The Triple Team: Donovan Mitchell sets a new career high in threes. Is he one of the NBA’s best shooters?

(Rick Egan | The Salt Lake Tribune) Utah Jazz guard Donovan Mitchell (45) high-fives his team after scoring 25 points in the 3rd quarter, in NBA action between the Utah Jazz and the Chicago Bulls, at Vivint Arena, on Wednesday, March 16, 2022.

Three thoughts on the Utah Jazz’s 125-110 win over the Chicago Bulls from Salt Lake Tribune Jazz beat writer Andy Larsen.

1. Donovan Mitchell 3-point explosion

Donovan Mitchell scored 37 tonight, but 25 of those points came in the third quarter. And 21 of those 25 came from beyond the 3-point arc in the third quarter — the seven threes he made equal to the most he’d previously made in an entire game in any point of his career so far.

He said it was all triggered by a call he felt was missed early in the third quarter, on which he got a technical foul.

“To be honest with you, it was me and the ref,” Mitchell said. “I feel like I didn’t hear or see or think about anybody else.”

He’s become such a good pull-up shooter. Here are the top 10 pull-up shooters in the NBA, ranked by FGA.

I’m not sure I’d ever see Mitchell above James Harden on that list, that’s pretty remarkable. He’s in the neighborhood of the very best: Steph, Dame, and Trae. And from a “making them” point of view, he’s above both Lillard and Harden, two of the best pull-up shooters of all time.

I understand why fans get heartburn when he shoots 5-17 from deep, as he did against the Milwaukee Bucks. But to me, the bigger issue in the Bucks game was the 5-15 he was from 2-point range — that’ll kill you more than the 30% shooting from deep. Personally, I’m generally supportive of the threes he takes, especially when they come after some initial offensive thrust to see if easier points can come at the rim.

2. Responsible Jordan Clarkson

Clarkson had 26 points on 11-18 shooting tonight. Unlike Mitchell, Clarkson’s points didn’t come from deep, but inside the arc: he was 10-13 from 2-point range, just 1-5 from 3.

There were moments when it was just about making tough midrange shots over a good defender, Alex Caruso. But I also really like the moments when he stayed under control, read multiple defenders rather than just his own, and attacked accordingly.

Take this: here, Clarkson does a great job of keeping Zach LaVine on his back, keeping Nikola Vucevic in no-man’s land, and simply scooting for the layup. Again, note how under control he is the whole time. I think there’s also a corner 3-point shooter open, but the layup is even better.

This one looks like a flashy play — ooh, look, a fancy crossover! — but it also makes basketball sense. Clarkson knows he’s going to have much more success finishing at the rim if Gobert’s on the opposite side of the rim: Gobert’s much more of a threat to finish the lob pass, not the dump-off pass. So at first, he’s driving left, sees Vucevic and Gobert there, then changes direction to the right side. Vucevic never comes and helps, and the result is another easy layup.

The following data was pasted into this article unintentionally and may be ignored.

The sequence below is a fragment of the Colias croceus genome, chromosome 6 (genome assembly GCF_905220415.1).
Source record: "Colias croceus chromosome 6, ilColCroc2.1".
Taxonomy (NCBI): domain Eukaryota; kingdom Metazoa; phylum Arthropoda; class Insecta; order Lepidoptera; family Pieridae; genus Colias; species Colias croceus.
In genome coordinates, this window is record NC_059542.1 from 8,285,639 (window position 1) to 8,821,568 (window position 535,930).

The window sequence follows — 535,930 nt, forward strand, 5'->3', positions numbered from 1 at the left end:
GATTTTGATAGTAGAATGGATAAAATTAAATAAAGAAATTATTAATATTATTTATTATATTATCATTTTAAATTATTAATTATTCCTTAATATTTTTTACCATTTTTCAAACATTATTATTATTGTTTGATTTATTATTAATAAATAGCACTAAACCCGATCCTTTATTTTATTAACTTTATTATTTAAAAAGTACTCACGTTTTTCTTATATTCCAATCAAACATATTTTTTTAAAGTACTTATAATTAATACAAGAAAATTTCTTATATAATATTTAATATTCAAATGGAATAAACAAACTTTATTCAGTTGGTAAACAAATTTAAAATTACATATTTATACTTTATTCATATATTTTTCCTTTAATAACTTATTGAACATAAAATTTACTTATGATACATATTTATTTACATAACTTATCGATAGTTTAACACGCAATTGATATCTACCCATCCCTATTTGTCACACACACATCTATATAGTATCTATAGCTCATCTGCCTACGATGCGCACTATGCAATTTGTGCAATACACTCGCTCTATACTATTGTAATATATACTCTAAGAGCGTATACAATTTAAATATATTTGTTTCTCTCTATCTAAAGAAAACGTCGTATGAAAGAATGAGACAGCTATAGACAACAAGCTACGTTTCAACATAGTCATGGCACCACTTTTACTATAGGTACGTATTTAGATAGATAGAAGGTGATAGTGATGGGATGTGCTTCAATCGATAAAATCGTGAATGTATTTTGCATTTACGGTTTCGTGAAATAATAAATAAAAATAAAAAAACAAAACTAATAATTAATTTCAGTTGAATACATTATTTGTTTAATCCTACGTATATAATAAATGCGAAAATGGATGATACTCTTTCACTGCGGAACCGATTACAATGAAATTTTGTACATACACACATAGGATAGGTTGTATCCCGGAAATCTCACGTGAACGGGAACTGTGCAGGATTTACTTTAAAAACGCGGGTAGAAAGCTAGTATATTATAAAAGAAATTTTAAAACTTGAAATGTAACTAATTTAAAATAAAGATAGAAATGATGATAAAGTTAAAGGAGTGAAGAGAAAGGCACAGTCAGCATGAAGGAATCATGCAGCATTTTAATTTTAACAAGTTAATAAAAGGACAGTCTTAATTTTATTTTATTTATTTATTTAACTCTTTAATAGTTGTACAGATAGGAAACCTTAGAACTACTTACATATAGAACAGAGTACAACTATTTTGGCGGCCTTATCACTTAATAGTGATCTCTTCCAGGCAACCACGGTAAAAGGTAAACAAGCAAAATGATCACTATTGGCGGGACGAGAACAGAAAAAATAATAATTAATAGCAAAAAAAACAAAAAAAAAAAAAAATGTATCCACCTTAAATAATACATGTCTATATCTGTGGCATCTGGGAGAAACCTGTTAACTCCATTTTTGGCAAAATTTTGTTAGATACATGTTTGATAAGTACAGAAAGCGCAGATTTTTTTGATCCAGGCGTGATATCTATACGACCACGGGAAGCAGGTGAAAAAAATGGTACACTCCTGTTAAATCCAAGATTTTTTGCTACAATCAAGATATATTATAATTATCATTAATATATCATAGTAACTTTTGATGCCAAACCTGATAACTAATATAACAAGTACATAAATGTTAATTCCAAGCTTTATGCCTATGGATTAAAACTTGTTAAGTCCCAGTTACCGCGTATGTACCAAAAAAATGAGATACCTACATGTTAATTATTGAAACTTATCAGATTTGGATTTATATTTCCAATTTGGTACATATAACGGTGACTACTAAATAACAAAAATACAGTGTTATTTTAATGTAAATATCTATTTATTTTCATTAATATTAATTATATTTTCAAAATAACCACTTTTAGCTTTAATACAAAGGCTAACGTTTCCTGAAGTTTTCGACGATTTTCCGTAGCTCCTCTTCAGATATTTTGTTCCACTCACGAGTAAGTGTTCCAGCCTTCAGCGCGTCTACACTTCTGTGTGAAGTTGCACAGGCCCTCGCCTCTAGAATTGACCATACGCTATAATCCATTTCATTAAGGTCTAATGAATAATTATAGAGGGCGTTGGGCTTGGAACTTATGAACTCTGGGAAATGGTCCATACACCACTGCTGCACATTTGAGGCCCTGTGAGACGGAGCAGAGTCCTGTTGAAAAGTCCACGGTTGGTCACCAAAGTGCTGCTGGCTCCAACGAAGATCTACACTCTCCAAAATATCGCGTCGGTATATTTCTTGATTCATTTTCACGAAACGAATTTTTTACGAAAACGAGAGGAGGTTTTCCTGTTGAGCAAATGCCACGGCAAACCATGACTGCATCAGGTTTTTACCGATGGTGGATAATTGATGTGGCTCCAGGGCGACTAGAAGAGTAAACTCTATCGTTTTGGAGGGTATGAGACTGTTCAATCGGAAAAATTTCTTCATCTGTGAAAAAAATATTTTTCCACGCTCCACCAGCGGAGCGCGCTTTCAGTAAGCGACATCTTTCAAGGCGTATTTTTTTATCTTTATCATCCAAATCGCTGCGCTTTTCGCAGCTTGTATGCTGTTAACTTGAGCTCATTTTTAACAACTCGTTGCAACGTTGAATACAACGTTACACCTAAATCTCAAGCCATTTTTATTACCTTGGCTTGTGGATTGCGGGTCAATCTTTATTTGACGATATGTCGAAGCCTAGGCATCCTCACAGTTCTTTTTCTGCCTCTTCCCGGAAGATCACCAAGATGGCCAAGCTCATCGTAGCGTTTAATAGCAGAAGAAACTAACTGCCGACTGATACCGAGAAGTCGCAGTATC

When Clarkson is at his best, he’s aware of the other defenders on the floor. He’s so good at the shimmying and shaking of 1-on-1 basketball, using tiny advantages to gain space. But sometimes, he can be hurt by the help defenders coming when he has this tunnel vision. If he plays with multiple defenders in mind, he’s at his best.

3. Optionality on the Jazz’s roster

I gave last year’s roster builders a lot of criticism for not filling out their roster with legitimate NBA rotation players. Frankly, guys like Miye Oni, Matt Thomas, Jarrell Brantley, Udoka Azubuike, Elijah Hughes, even Ersan Ilyasova simply weren’t playable in the playoffs, as evidenced as their spots outside of regular season rotations or the NBA at all this season.

This year’s roster isn’t perfect by any means — it still lacks that menacing perimeter defender that I really wish they had. But Quin Snyder has mostly fully useful NBA players on this roster, and he’ll be able to, to some extent, mix and match which players he uses for the playoffs depending on the matchup.

Need a passing PG? Trent Forrest is the choice. A shooting PG? Jared Butler.

Need a hustle power forward who can rebound? Juancho Hernangomez is a good option. Need a hustle power forward who can score inside? Eric Paschall’s your guy. Need a non-hustling but shooting and rebounding power forward? Pick Rudy Gay.

Need a scoring wing? It’s Nickeil-Alexander Walker, who scored 14 tonight. Need a defensive wing? It’s Danuel House. Both of those guys can shoot, too, so they’re not out of place as the fifth best player in any lineup.

Obviously, it’s not that simple: the playoffs will expose these guys’ weaknesses in a way that the regular season simply doesn’t. But I don’t think you’re being laughed out of the room by putting any of these guys on the court during a playoff game. They’re not just surviving — like Juwan Morgan was in his emergency role — but they’re actually actively adding something to the good.

Is it the Clippers roster or the Suns roster of last year, where they seemingly have great players coming from everywhere, ready to sub in at a moment’s notice? I don’t think it’s quite that good. But it’s a lot, a lot better than it was last year, and the Jazz will be much better equipped to be flexible than last postseason.